This week in data – July 20

Health record scheme a failure before it begins

According to some, anyway. Paul Shetler, former head of the Turnbull Government’s Digital Transformation Office, says the controversial system is “flawed”. University of Western Australia director of the Centre for Software Practice, Dr David Glance, also said it’d never be viable.



“After all of this time and with the billions of dollars of investment, the majority of the records are largely empty and the majority of health professionals in Australia continue to refuse to support the system.”

Woolworths suppliers in a tiff over data plans

A while ago Woolworths said it would start selling more comprehensive data to suppliers. They’re…not happy. Sort of. Specifically, they’re a bit miffed Woolworths won’t be sharing competitors’ data anymore. Woolworths says: good news, competitors can’t see your sales! Suppliers aren’t convinced.


“Some are concerned the changes will further tilt the balance of power in the sector towards the supermarket, particularly when it comes to the all-important category reviews that help decide which suppliers stay on the shelf.”

UK to EU: we still want your data

The nerve! But still, hard to blame them. Theresa May’s government released a whitepaper saying it’s imperative that data sharing continues in the post-Brexit era. These negotiations aren’t easy, either: they cover everything from biometrics to internal government information.


“The government suggested the U.K.’s Information Commissioner’s Office and EU Data Protection Authorities forge a “close cooperation,” and that it was ready to begin preliminary discussions.”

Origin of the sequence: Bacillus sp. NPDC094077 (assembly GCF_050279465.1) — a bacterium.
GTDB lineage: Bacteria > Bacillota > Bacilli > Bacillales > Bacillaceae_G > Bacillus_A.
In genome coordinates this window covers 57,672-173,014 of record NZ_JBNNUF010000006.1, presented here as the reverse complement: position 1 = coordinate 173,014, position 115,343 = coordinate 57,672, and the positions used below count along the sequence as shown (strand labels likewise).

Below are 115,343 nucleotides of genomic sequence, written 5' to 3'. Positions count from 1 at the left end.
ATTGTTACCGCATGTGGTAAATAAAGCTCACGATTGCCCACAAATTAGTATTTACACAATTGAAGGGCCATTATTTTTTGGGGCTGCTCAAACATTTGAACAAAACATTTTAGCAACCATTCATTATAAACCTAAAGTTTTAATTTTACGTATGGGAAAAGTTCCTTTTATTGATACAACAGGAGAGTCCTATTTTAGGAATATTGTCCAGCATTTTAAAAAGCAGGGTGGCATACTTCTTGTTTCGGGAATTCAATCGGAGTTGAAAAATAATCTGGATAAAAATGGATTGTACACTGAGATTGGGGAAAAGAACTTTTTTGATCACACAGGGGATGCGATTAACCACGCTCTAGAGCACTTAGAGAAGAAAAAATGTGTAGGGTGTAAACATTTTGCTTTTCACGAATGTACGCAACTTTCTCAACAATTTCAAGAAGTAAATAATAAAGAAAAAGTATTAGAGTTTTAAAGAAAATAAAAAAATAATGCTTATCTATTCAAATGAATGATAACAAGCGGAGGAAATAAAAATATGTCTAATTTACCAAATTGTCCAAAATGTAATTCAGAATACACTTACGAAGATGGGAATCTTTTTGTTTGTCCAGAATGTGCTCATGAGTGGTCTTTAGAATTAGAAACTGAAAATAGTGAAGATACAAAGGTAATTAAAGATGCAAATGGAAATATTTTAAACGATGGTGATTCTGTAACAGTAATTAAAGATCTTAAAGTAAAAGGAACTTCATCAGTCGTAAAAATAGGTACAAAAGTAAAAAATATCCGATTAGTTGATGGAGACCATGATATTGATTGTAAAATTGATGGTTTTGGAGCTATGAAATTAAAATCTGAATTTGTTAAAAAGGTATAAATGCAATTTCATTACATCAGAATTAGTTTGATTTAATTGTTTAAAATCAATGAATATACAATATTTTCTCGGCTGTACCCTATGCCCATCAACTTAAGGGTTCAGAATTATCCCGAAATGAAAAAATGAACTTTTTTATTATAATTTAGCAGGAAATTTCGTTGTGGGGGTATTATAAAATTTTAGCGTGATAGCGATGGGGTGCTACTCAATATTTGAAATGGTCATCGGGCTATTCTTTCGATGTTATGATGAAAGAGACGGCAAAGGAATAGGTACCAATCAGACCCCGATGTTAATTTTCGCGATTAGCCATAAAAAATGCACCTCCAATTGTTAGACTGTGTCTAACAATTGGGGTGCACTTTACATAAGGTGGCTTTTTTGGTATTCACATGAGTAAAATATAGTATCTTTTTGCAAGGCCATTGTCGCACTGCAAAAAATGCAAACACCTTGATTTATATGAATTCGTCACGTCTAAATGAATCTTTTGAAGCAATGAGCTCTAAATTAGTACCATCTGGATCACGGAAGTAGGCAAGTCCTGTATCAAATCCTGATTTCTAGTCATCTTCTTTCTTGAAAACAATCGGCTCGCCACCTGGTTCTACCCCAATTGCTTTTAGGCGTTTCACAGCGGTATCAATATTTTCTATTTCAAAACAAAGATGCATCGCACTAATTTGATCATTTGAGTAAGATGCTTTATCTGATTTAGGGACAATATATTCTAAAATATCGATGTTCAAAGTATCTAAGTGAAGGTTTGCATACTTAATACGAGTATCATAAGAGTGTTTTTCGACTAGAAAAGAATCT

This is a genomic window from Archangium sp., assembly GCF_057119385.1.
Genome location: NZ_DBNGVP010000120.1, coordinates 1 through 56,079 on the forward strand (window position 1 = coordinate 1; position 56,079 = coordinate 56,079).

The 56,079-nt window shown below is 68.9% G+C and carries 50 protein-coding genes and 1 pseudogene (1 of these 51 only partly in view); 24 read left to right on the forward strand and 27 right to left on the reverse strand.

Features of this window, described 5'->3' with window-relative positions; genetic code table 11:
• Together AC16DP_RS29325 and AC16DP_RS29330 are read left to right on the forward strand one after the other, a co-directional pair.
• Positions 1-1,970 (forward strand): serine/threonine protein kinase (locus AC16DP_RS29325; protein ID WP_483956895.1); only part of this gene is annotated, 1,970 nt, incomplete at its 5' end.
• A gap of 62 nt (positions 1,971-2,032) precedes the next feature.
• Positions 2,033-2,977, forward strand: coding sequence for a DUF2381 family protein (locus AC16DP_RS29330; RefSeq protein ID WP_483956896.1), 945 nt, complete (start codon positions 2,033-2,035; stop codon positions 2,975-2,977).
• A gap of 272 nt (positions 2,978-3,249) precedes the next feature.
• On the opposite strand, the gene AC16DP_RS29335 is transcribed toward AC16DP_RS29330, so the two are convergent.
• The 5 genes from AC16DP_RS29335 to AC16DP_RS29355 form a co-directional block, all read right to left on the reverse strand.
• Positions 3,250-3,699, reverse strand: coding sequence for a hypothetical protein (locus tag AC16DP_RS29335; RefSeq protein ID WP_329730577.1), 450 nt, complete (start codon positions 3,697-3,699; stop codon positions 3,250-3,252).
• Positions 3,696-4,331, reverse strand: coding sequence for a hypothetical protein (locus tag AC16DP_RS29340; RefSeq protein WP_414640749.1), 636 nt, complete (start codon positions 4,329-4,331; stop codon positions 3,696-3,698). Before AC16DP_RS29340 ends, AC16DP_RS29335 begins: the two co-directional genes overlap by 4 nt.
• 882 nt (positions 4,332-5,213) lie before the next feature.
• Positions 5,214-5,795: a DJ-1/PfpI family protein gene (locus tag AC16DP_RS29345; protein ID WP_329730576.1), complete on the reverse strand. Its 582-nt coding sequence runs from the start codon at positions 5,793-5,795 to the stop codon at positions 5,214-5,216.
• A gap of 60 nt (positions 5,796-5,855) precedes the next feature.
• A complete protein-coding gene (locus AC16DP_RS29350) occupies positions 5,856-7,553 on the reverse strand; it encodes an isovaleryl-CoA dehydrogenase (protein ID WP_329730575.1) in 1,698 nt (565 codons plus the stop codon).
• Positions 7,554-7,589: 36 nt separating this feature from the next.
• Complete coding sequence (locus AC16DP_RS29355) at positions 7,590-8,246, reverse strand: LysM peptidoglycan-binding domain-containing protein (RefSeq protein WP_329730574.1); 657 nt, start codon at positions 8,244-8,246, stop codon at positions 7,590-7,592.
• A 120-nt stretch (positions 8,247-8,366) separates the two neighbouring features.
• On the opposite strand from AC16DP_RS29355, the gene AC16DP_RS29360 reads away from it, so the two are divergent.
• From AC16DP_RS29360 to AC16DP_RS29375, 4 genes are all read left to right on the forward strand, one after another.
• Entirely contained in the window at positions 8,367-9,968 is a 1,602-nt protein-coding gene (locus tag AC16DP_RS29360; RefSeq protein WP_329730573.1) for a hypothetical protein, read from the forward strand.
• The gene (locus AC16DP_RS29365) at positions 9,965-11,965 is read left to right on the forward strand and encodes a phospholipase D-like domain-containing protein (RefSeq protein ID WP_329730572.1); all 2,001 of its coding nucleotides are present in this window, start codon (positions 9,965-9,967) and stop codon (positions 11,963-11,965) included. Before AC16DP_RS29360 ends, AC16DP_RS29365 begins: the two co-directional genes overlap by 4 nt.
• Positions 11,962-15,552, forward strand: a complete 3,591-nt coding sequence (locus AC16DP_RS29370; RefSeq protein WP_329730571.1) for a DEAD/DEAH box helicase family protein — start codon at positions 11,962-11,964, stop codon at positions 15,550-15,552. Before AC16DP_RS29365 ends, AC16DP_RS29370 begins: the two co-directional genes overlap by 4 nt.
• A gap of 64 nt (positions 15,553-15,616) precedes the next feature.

What’s so hot about open source?

Quite a bit! But given the value of Australia’s open-source government data is about $25 billion, the ASPI says we need to start investigating new ways of protecting information while at the same time getting value out of it. Blockchain, anyone?


“The value of accurate, reliable and verifiable open-source information shouldn’t be underestimated. Australia needs to take advantage of new technologies as they emerge and reframe its approach to the security and preservation of open-source data.”

Open banking gives financial planners a boost

It isn’t just consumers who’ll get a benefit from open banking data – financial planners are keen as mustard. The AFR reports planners are even creating software that makes it easier to provide tailored product recommendations, with APIs that’ll scrape data straight from the banks. It’ll let them “treat individuals as individuals”. Cool.

(Some planners are stoked this’ll help them crack the younger Gen Y and Gen Z markets with tailored, specific information, rather than generic catch-all savings principles.)


“Other technology companies are also developing APIs to enhance the delivery of financial advice, including Raiz Invest, which recently listed on the ASX, and ASX-listed Zip through its Pocketbook subsidiary.”

Well, that’s our wrap for this week. Thanks for reading – we hope you found it entertaining and informational. We’d love to hear your thoughts on these articles and anything else data related! Contact us anytime! 

Until next week,

Team Data Republic

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